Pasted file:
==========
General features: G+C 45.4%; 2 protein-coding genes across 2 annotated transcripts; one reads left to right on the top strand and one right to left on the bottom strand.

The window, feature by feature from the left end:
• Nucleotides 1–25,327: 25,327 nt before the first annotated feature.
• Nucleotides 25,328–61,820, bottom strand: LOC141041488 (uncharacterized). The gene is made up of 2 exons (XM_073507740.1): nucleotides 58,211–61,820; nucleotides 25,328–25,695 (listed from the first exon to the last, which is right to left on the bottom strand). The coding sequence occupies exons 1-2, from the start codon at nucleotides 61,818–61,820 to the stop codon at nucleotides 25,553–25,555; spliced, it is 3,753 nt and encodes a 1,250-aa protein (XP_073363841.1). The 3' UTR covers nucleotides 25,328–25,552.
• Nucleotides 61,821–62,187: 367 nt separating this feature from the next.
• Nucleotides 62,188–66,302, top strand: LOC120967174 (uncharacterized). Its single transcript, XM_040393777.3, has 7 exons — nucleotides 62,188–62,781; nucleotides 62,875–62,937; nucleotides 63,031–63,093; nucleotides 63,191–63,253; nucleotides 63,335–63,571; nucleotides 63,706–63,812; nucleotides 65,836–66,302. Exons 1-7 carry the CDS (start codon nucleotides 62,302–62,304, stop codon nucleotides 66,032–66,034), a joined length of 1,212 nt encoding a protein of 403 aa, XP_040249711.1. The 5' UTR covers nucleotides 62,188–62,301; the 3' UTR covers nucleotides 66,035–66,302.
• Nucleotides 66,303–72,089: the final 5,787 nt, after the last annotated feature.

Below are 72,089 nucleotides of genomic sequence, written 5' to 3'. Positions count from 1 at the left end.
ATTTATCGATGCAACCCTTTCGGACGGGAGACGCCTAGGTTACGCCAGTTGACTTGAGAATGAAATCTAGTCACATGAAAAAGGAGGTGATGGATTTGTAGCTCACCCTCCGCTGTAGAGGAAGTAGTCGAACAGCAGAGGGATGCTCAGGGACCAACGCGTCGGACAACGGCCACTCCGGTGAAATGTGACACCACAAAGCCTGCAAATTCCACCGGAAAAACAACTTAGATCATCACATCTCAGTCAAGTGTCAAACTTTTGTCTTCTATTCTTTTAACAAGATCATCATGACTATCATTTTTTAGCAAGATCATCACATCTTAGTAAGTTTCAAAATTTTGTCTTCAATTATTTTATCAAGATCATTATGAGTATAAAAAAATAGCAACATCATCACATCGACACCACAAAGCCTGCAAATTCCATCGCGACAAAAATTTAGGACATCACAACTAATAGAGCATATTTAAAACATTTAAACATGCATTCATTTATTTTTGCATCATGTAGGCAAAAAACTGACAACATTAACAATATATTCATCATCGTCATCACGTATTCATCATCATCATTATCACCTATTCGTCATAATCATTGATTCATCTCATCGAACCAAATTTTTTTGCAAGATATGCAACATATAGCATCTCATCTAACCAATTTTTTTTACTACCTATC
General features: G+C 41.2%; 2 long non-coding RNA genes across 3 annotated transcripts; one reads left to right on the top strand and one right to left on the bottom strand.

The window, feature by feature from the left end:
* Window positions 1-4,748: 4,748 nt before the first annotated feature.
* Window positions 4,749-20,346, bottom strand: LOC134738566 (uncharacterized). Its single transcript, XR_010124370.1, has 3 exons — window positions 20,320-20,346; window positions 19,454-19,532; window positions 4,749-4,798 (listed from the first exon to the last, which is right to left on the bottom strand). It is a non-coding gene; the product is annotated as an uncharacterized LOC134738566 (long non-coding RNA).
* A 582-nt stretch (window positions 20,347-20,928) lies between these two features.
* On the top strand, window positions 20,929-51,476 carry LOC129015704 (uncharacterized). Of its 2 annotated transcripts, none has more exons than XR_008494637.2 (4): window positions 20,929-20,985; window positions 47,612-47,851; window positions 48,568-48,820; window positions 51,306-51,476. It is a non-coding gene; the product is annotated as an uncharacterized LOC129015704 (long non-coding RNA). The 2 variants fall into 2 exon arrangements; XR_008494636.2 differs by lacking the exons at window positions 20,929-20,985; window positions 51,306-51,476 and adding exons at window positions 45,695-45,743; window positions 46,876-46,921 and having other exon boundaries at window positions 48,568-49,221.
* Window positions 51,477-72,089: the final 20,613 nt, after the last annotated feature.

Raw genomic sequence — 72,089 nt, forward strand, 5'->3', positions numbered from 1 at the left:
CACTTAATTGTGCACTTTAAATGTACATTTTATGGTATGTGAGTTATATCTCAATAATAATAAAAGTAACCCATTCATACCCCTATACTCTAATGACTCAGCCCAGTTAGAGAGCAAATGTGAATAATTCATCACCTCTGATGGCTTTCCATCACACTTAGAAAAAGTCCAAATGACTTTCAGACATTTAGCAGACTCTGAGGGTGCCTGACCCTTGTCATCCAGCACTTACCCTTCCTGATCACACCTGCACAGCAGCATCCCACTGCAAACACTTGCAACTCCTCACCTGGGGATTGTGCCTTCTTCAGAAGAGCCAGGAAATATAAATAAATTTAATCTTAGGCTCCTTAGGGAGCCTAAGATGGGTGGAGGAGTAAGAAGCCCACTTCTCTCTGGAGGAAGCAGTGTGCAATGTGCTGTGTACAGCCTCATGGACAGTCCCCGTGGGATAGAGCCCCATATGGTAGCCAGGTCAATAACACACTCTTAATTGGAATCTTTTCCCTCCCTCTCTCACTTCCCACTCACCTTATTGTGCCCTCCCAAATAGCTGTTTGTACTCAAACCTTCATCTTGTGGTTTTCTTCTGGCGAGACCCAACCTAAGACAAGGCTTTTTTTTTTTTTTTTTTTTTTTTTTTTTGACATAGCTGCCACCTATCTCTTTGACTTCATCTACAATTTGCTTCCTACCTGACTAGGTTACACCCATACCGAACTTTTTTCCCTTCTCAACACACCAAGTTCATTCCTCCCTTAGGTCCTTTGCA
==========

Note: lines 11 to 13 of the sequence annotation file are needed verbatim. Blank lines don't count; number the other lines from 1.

The window, feature by feature from the left end:
* Window positions 1-4,748: 4,748 nt before the first annotated feature.
* Window positions 4,749-20,346, bottom strand: LOC134738566 (uncharacterized). Its single transcript, XR_010124370.1, has 3 exons — window positions 20,320-20,346; window positions 19,454-19,532; window positions 4,749-4,798 (listed from the first exon to the last, which is right to left on the bottom strand). It is a non-coding gene; the product is annotated as an uncharacterized LOC134738566 (long non-coding RNA).